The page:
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The Impact of Zoning on Housing Affordability

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  • Edward L. Glaeser
  • Joseph Gyourko

Abstract

Does America face an affordable housing crisis and, if so, why? This paper argues that in much of America the price of housing is quite close to the marginal, physical costs of new construction. The price of housing is significantly higher than construction costs only in a limited number of areas, such as California and some eastern cities. In those areas, we argue that high prices have little to do with conventional models with a free market for land. Instead, our evidence suggests that zoning and other land use controls play the dominant role in making housing expensive.

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Paper provided by Harvard - Institute of Economic Research in its series Harvard Institute of Economic Research Working Papers with number 1948.

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Date of creation: 2002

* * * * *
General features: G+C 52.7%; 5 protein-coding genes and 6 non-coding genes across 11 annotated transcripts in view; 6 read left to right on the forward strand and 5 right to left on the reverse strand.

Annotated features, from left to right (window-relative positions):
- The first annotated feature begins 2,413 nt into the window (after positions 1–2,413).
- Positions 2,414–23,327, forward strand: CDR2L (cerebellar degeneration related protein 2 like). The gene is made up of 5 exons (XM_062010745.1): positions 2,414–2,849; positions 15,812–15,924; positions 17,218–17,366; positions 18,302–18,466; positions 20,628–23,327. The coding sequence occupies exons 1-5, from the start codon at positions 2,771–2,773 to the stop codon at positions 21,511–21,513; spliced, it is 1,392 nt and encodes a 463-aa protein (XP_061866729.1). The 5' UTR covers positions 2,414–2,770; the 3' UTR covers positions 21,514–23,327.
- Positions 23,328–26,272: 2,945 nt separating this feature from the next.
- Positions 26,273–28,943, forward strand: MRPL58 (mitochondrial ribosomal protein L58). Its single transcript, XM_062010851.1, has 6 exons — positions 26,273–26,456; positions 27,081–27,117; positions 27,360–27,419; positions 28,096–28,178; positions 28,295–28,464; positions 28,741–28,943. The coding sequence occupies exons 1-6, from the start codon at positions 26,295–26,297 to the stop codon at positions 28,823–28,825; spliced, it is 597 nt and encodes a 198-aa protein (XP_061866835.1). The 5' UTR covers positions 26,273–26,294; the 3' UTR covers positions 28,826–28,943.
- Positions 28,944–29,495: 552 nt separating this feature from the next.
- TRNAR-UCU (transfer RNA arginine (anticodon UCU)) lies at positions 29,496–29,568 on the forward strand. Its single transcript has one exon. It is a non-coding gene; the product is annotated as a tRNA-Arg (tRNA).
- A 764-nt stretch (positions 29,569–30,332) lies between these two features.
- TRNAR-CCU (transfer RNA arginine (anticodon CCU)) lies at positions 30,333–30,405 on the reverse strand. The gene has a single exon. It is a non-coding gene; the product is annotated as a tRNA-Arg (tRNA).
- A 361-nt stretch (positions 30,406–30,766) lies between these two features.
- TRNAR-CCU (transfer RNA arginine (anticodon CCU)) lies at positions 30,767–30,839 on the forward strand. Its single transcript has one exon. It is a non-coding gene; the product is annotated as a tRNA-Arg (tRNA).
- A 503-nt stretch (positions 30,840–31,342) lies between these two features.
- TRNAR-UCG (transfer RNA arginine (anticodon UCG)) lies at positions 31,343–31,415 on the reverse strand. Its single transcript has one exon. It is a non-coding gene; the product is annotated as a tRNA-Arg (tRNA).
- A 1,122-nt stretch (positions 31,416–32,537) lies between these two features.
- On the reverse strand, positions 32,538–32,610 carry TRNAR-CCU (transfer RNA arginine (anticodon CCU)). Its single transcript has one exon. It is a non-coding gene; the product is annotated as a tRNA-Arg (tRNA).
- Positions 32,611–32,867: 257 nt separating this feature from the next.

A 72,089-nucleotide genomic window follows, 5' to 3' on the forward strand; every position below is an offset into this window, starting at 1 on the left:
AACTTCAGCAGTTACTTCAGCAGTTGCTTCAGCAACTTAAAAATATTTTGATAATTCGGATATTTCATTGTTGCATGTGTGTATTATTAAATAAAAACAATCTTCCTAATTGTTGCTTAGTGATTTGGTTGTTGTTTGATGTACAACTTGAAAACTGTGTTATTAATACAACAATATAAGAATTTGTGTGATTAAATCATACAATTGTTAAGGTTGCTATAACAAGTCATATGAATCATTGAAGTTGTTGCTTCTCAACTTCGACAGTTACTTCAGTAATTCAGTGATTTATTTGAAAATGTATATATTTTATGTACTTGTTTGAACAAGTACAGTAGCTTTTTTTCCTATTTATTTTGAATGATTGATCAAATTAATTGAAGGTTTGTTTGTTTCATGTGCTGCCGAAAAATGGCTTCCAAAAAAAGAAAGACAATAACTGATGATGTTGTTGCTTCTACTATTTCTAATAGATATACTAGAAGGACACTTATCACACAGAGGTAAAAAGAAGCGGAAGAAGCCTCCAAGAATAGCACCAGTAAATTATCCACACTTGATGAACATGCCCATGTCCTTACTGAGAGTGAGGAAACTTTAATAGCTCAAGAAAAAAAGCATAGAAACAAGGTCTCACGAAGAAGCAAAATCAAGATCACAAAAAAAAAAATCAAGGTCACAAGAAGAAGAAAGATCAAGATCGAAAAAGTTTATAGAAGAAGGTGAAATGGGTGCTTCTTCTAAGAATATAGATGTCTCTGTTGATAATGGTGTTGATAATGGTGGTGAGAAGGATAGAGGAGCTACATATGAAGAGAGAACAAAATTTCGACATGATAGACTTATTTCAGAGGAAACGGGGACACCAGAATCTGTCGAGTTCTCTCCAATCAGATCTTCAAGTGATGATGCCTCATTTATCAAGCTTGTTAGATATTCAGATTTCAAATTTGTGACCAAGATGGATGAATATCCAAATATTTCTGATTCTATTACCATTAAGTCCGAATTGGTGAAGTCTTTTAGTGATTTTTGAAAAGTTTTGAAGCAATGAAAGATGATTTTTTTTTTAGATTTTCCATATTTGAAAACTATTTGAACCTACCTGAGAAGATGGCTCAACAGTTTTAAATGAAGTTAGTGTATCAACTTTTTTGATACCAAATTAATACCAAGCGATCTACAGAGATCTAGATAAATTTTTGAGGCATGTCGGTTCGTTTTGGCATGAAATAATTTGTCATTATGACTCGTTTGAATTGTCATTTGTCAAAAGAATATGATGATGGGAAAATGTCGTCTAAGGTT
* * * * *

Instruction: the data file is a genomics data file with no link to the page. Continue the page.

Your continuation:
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Handle: RePEc:fth:harver:1948

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  1. Fischel, William A, 1992. "Property Taxation and the Tiebout Model: Evidence for the Benefit View from Zoning and Voting," Journal of Economic Literature, American Economic Association, vol. 30(1), pages 171-77, March.
  2. Edward L. Glaeser & Joseph Gyourko, 2001. "Urban Decline and Durable Housing," Harvard Institute of Economic Research Working Papers, Harvard - Institute of Economic Research 1931, Harvard - Institute of Economic Research.
  3. Gyourko, Joseph & Tracy, Joseph, 1991. "The Structure of Local Public Finance and the Quality of Life," Journal of Political Economy, University of Chicago Press, University of Chicago Press, vol. 99(4), pages 774-806, August.
  4. Goodman, John Jr. & Ittner, John B., 1992. "The accuracy of home owners' estimates of house value," Journal of Housing Economics, Elsevier, Elsevier, vol. 2(4), pages 339-357, December.
  5. Roback, Jennifer, 1982. "Wages, Rents, and the Quality of Life," Journal of Political Economy, University of Chicago Press, University of Chicago Press, vol. 90(6), pages 1257-78, December.
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